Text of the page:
Montreal, Canada (19 December) — Two years later than planned, due to delays caused by the COVID pandemic, WWF-Canada welcomes the adoption of the Kunming-Montreal Agreement, committing the world to halting and reversing biodiversity loss by 2030 – a global goal hailed as the equivalent to climate’s 1.5C.
Adopted by 196 countries under the UN Convention on Biological Diversity, the agreement includes a target to conserve at least 30 per cent of land, freshwater and ocean globally, while respecting the rights of Indigenous Peoples, and recognizing the contributions of Indigenous and traditional territories towards the target’s tally.
“Years in the making, the Global Biodiversity Framework has finally come to fruition with the world agreeing to halt and reverse nature loss by 2030. Crucially, the results of COP15 in Montreal not only makes a strong commitment to protect and restore the planet’s lands and waters, it does so with recognition of Indigenous Peoples’ rights, title, knowledge and stewardship,” said Megan Leslie, president and CEO, WWF-Canada.
However, the agreement’s goal of reversing biodiversity loss by 2030 could be undermined if weak language in critical areas such as the protection of intact ecosystems and tackling unsustainable production and consumption is not addressed at the national level.
“Agreeing a shared global goal that will guide collective and immediate action to halt and reverse nature loss by 2030 is an exceptional feat for those that have been negotiating the Global Biodiversity Framework, and a win for people and planet. It sends a clear signal and must be the launch pad for action from governments, business and society to transition towards a nature-positive world, in support of climate action and the Sustainable Development Goals,” explains Marco Lambertini, Director General, WWF International.
“The agreement represents a major milestone for the conservation of our natural world, and biodiversity has never been so high on the political and business agenda, but it can be undermined by slow implementation and failure to mobilize the promised resources. It also lacks a mandatory ratcheting mechanism that will hold governments accountable to increase action if targets are not met. We must now see immediate implementation of this agreement, no excuses, no delays – nature and all of us who rely on it for our livelihoods, economies and wellbeing have waited long enough, it’s time for nature to thrive again. Governments have chosen the right side of history in Montreal, but history will judge all of us if we don’t deliver on the promise made today,” adds Lambertini.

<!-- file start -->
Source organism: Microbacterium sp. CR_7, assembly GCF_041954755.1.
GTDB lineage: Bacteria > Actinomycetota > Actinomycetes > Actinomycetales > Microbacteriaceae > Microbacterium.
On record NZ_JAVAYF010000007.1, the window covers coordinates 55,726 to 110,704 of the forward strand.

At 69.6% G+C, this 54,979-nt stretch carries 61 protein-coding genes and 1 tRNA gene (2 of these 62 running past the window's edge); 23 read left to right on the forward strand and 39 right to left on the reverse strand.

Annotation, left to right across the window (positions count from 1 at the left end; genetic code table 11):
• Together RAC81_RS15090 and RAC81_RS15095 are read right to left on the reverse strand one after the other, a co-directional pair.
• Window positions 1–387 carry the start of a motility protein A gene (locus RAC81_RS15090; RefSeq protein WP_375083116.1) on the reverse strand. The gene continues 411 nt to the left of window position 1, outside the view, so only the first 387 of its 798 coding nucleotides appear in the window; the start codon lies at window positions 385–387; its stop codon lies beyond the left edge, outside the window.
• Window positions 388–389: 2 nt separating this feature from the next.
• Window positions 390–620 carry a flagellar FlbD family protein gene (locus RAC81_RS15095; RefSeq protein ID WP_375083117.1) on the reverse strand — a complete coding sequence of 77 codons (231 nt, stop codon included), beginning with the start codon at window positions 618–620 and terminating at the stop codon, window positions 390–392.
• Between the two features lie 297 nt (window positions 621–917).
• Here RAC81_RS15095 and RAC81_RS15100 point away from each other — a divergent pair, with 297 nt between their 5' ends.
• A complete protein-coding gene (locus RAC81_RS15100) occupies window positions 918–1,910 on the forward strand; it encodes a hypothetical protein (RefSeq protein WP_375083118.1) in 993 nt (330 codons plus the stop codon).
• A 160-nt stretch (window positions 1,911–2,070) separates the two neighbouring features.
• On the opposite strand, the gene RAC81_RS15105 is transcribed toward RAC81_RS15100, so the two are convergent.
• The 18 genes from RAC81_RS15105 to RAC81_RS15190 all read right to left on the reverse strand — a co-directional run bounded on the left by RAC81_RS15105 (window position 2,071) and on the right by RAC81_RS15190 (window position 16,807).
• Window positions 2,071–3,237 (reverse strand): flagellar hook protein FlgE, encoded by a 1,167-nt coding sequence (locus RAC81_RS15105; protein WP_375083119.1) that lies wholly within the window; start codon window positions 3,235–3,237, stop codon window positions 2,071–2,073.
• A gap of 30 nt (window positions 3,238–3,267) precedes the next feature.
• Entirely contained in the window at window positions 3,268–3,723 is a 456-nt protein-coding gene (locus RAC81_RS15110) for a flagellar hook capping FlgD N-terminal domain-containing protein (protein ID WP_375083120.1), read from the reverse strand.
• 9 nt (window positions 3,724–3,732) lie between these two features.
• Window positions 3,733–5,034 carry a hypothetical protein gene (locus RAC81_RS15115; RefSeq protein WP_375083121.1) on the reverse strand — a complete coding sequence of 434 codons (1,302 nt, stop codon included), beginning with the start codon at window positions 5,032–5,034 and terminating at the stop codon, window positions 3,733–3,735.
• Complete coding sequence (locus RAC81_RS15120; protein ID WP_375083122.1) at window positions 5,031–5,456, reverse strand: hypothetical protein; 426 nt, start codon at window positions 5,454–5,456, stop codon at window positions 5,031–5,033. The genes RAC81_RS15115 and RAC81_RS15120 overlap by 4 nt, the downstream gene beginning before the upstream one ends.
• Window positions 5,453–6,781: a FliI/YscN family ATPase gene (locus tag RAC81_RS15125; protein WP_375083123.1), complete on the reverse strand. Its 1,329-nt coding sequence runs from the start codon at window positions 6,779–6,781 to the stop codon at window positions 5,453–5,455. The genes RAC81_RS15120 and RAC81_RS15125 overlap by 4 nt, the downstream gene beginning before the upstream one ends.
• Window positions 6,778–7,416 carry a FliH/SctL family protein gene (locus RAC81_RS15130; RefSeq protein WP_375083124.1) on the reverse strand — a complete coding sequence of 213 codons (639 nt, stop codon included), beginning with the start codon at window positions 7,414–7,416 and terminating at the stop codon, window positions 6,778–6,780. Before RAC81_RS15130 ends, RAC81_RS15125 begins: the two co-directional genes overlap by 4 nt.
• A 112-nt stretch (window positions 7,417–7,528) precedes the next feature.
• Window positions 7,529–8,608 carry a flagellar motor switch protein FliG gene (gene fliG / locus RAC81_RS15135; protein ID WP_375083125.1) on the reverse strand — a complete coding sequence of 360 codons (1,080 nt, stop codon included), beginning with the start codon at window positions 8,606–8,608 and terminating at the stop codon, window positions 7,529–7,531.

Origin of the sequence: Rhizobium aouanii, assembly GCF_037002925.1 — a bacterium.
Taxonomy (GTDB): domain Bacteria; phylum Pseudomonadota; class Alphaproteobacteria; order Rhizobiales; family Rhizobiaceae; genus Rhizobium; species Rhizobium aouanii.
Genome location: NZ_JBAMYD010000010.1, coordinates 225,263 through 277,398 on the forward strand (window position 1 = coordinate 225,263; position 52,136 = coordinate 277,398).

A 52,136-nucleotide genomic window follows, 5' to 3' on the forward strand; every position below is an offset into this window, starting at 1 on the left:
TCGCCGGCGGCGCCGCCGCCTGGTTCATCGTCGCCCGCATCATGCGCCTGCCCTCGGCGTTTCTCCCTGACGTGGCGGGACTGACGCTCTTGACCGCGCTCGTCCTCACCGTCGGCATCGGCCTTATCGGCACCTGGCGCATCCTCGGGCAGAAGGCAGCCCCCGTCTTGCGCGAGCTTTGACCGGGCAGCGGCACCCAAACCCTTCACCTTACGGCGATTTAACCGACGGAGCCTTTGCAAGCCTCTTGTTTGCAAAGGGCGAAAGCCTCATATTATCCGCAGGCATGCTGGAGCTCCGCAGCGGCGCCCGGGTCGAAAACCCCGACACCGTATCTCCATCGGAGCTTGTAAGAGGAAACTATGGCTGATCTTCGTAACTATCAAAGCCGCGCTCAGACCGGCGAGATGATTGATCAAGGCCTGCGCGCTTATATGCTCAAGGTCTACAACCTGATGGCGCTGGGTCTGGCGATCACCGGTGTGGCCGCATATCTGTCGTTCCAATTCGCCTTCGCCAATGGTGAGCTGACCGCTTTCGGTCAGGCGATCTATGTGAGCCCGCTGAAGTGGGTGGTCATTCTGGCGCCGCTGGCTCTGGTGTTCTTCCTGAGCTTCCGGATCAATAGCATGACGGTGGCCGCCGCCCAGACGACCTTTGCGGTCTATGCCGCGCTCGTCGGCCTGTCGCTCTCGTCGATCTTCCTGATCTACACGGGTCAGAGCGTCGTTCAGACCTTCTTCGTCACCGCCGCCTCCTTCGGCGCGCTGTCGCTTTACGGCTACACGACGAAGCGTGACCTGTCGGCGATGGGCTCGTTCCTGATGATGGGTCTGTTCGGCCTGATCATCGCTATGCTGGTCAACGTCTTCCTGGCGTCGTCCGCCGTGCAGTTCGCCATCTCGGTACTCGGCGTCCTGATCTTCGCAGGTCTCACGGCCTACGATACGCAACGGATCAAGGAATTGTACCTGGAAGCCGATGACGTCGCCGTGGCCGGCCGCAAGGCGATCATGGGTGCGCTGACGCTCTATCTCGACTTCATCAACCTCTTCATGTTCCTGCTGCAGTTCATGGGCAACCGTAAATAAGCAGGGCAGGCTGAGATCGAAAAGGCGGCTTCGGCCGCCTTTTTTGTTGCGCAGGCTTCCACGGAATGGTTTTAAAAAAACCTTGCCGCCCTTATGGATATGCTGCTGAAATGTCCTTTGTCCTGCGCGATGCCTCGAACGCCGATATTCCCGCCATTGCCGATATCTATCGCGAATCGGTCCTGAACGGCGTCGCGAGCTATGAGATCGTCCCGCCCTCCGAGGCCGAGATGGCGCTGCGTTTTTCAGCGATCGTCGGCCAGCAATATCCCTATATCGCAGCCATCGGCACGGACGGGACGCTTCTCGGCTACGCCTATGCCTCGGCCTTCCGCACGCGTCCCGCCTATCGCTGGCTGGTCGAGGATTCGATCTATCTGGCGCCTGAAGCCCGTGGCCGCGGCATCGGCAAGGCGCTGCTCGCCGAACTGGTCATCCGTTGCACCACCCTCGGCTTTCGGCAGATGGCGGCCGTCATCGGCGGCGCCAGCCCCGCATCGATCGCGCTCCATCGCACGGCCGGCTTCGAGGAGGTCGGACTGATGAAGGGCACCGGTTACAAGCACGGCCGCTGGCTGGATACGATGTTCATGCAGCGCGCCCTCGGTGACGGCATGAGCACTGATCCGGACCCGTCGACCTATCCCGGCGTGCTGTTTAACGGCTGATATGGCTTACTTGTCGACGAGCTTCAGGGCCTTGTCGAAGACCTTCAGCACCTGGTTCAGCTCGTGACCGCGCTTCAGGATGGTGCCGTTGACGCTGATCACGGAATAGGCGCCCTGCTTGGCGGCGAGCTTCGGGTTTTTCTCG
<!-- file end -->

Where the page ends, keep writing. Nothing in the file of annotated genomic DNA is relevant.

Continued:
One of the most contentious issues in the negotiations was the finance package to support conservation efforts globally, and particularly in developing countries.
WWF-Canada commends the commitment from governments to eliminate subsidies harmful to nature, and the wider commitment to substantially and progressively increase the level of financial resources from all sources by 2030, mobilizing at least 200 billion USD per year. This represents roughly a doubling from a 2020 baseline. A major achievement is also the commitment to 20 billion USD in international finance flows by 2025 and 30 billion by 2030.
“The Kunming-Montreal Agreement adopted today gives nature a fighting chance at recovery in a world currently divided by geopolitics and inequality. WWF is particularly encouraged to see the language on species has improved substantially in the final agreement. A commitment to halt the extinction of species by 2030 is the minimum level of ambition required in the face of past failures and an accelerating extinction crisis,” says Lin Li, Senior Director of Global Policy and Advocacy at WWF International.
It’s now essential that countries deliver on the Kunming-Montreal Agreement. This includes translating it into ambitious national plans and policies commensurate with the scale of the nature crisis. WWF-Canada will continue to work with governments and collaborators to Regenerate Canada to ensure Canada’s commitments under the UN biodiversity convention are met, accelerating the exciting momentum coming out of Montreal.
• Rebecca Spring, senior communications manager, [email protected]
• Tina Knezevic, communications specialist: [email protected]
• Laurence Cayer-Desrosiers, manager, communications (French language inquiries): [email protected]
WWF-Canada is committed to equitable and effective conservation actions that restore nature, reverse wildlife loss and fight climate change. We draw on scientific analysis and Indigenous guidance to ensure all our efforts connect to a single goal: a future where wildlife, nature and people thrive. For more information visit wwf.ca.